It remained to obtain the longitude in order to completely determine the coordinates of the island. This the engineer would attempt to determine this very day at noon, that is to say at the moment when the sun passed the meridian.
It was decided that they would take a walk this Sunday or rather an exploration of that part of the island situated between the north of the lake and Shark’s Gulf, and if the weather permitted, they would continue this reconnaissance up to the northern side of South Mandible Cape. They would eat on the dunes and only return by evening.
At eight thirty in the morning the small troop followed the border of the channel. On the opposite shore, on Safety Island, numerous birds promenaded gravely. They were the diving birds of the penguin species, very recognizable by their disagreeable cry which brings to mind the braying of the donkey. Pencroff could only consider them from the eating point of view and learned with a certain satisfaction that their flesh, though blackish, was very edible.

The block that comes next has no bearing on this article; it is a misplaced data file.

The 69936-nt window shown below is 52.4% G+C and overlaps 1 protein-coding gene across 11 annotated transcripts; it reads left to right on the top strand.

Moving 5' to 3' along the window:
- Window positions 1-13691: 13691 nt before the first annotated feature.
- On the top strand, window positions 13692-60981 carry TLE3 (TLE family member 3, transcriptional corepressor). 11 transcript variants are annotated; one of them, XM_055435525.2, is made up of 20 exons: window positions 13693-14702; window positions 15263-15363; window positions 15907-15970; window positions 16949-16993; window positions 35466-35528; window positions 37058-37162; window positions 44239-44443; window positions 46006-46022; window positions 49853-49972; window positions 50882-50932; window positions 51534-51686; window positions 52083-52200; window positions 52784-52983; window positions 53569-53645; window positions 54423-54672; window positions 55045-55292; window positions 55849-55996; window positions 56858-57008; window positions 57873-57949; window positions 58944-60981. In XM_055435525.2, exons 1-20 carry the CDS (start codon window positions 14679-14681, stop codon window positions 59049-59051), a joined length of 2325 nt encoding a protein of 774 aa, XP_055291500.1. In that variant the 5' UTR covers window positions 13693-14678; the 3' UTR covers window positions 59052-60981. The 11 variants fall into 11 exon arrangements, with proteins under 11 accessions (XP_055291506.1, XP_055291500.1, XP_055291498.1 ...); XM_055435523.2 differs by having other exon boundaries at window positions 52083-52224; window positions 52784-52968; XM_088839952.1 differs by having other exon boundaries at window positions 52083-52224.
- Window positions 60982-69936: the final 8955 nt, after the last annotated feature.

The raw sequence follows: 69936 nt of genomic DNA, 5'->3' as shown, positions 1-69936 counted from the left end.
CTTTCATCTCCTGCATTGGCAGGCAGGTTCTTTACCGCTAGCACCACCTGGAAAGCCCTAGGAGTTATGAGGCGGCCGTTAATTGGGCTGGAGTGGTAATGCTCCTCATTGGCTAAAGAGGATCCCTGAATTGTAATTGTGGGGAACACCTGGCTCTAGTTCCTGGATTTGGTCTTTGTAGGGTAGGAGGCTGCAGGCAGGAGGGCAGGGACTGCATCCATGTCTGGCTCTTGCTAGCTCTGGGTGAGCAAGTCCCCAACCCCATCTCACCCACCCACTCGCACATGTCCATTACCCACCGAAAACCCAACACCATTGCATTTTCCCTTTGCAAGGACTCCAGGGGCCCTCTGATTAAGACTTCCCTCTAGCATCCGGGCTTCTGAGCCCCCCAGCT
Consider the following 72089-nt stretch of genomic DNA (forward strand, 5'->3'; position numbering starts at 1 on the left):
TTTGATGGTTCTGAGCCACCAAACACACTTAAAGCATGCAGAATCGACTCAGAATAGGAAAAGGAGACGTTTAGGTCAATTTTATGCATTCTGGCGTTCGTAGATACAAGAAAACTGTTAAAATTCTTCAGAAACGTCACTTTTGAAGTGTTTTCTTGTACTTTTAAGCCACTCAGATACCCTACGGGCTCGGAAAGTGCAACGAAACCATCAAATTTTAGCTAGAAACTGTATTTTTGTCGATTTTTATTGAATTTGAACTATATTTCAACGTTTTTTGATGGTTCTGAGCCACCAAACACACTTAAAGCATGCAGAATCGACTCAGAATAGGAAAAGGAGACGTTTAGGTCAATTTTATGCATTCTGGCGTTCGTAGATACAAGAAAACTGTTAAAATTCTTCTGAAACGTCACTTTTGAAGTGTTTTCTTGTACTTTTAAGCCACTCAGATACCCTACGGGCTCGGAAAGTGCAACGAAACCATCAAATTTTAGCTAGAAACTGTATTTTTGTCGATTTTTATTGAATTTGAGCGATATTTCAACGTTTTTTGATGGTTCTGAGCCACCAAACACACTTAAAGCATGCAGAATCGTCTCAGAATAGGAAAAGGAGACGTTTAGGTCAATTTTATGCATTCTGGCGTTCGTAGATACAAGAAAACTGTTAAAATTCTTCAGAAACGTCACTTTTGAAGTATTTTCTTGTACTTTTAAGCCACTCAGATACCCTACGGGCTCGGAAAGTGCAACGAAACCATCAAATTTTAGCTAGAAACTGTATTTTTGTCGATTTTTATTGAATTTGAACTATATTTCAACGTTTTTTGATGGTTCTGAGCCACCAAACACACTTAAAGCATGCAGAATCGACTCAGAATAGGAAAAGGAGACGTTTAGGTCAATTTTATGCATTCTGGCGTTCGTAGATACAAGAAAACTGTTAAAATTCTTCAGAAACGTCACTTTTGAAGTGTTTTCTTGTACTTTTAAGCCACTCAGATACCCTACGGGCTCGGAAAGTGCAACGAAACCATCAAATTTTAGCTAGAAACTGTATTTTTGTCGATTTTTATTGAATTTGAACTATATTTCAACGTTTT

They could also see large amphibians crawling on the sand, seals no doubt, who seemed to have chosen the islet for refuge. It was hardly possible to consider these animals from the alimentary point of view because their oily flesh is detestable; however, Cyrus Smith observed them carefully and, without making his plans known, announced to his companions that they would soon pay a visit to the islet.
The shoreline followed by the colonists was scattered with innumerable shellfish some of which would have given joy to an amateur of malacology. There were among others phasianella, terebratula, trigonia, etc. But what would be very useful was this vast oyster bed discovered by Neb among the rocks at low tide, located about four miles from the Chimneys.
“Neb will not have wasted his day,” shouted Pencroff, observing the bank of ostracodes which spread out to the open sea.
“In fact it is a fortunate discovery,” said the reporter, “and if, as is claimed, each oyster produces fifty to sixty thousand eggs per annum, we will have an inexhaustible reserve.”
“Only I believe the oyster is not very nourishing,” said Herbert.
“No,” replied Cyrus Smith. “The oyster contains very little protein and if a man ate them exclusively he would need no less than fifteen to sixteen dozen each day.”
“Good,” said Pencroff. “We could devour dozens upon dozens before exhausting the bank. Shall we take some for our lunch?”